When I returned from Europe in April, I went down to my storage locker to grab a few items. Unfortunately, five months of boxes sitting on each other had taken its toll, and a few of them had shifted and fallen. Thankfully nothing was broken, but it was pretty clear that I needed to spend a bit of time rebuilding my locker at some point this summer.
Yesterday I went to the locker and spent about two hours rebuilding everything. Based on the experience, here are a few pointers I would give to anyone putting their stuff away into a storage locker for an extended trip:
- Use high quality boxes. It’s easier and cheaper just to use whatever boxes you can find around, or that people bring you. But almost as a rule, all professional storage boxes I had in my locker were fine when I returned, and many of the cheaper boxes had started to buckle. Do yourself a favour and buy only high quality, packing boxes (available usually in two or four cubic feet). They are stronger and stackable.
- Clearly mark the contents of each box. I mostly did this, but missed a few. Yesterday I had to find certain items in my boxes, so I basically ended up opening every box and doing a check of what was in it. It’s far better to simply take the time to mark the contents of each box on the top of each box using a black marker beforehand.
- Make sure all boxes are packed full and tight. If a box isn’t entirely full and you put another box on it, it’ll start to buckle. If you have a column of boxes that’s more than two or three high, even a slight buckle can move the center of gravity to the point where it’ll all tip over and fall. By packing boxes full and tight, the weight of each box can be transferred downwards, ultimately using the floor to support everything.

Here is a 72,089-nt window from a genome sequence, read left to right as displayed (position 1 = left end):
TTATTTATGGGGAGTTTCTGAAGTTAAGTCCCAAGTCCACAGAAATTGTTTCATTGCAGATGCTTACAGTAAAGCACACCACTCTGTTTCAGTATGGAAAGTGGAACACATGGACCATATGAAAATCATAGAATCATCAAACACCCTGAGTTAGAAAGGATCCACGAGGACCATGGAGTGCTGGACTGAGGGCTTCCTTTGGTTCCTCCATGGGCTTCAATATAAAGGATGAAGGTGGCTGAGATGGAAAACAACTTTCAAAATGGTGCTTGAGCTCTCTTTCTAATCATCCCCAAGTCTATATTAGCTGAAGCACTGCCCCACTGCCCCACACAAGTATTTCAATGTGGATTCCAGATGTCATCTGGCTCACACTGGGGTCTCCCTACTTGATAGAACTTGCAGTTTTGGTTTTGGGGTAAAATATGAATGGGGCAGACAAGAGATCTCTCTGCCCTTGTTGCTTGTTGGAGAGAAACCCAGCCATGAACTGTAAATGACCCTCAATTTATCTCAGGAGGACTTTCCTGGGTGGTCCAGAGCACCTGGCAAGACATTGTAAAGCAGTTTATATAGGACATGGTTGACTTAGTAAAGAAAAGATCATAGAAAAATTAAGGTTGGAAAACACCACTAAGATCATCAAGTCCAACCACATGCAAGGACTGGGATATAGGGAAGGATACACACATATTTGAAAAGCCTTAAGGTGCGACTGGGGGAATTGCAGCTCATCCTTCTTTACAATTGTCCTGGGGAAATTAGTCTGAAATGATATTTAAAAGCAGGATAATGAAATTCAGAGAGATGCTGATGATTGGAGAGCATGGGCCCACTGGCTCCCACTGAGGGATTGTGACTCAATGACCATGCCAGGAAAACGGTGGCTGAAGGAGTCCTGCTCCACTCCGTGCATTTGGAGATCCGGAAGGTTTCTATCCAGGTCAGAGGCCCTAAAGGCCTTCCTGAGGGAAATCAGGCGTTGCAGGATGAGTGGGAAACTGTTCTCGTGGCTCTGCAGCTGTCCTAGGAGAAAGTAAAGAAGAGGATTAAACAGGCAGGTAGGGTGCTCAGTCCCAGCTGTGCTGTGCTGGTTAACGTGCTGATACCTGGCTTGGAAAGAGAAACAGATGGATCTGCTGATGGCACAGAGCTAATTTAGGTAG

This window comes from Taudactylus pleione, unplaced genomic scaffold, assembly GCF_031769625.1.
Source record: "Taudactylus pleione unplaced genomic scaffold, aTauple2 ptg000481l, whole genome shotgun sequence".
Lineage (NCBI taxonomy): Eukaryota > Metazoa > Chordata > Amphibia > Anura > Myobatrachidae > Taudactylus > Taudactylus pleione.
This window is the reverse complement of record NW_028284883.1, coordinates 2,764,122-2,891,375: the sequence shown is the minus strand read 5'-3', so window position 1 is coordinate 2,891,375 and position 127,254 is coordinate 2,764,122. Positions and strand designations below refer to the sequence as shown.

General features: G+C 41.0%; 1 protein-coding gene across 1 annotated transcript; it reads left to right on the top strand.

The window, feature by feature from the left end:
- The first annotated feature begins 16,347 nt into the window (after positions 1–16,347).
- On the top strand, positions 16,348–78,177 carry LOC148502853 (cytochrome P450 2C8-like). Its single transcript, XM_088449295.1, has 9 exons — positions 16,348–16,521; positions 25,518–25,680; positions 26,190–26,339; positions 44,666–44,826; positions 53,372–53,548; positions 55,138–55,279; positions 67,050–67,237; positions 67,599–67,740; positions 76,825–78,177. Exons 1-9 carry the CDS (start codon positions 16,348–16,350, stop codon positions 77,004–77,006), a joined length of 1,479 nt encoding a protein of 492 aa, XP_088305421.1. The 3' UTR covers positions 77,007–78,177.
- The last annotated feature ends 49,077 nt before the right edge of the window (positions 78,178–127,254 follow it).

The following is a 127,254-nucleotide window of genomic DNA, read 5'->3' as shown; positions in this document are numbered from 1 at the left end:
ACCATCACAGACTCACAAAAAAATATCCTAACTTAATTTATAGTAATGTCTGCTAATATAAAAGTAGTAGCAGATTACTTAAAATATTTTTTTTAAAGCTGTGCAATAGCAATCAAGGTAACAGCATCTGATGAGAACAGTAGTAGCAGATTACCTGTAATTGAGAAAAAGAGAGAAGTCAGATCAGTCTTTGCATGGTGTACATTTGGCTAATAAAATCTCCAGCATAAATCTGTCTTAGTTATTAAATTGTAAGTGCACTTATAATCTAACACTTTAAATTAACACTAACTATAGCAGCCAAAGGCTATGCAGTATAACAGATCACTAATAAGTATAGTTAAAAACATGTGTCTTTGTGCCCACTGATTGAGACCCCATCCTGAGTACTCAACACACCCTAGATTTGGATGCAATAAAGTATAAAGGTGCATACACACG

- Put all heavy boxes on the ground, and lighter boxes near the top. This seems intuitive, but it’s really hard to keep track of what is heavy and what isn’t once you’re in the tight confines of a storage locker. I’d recommend writing directly on the box if it’s heavy, medium or light. Put all heavy items on the ground, medium items on the second row, and light items on the top. You should probably try to have two lights boxes and two medium boxes for every heavy box you have, and that way you can stack your boxes five high (heavy on the bottom, two medium boxes on the heavy box, and the two light boxes on top of the two medium ones).
I ended up replacing about seven boxes yesterday, repacking them a bit more tightly in the process. I managed to shave an entire row of boxes off the top, which should make everything more stable in the long run.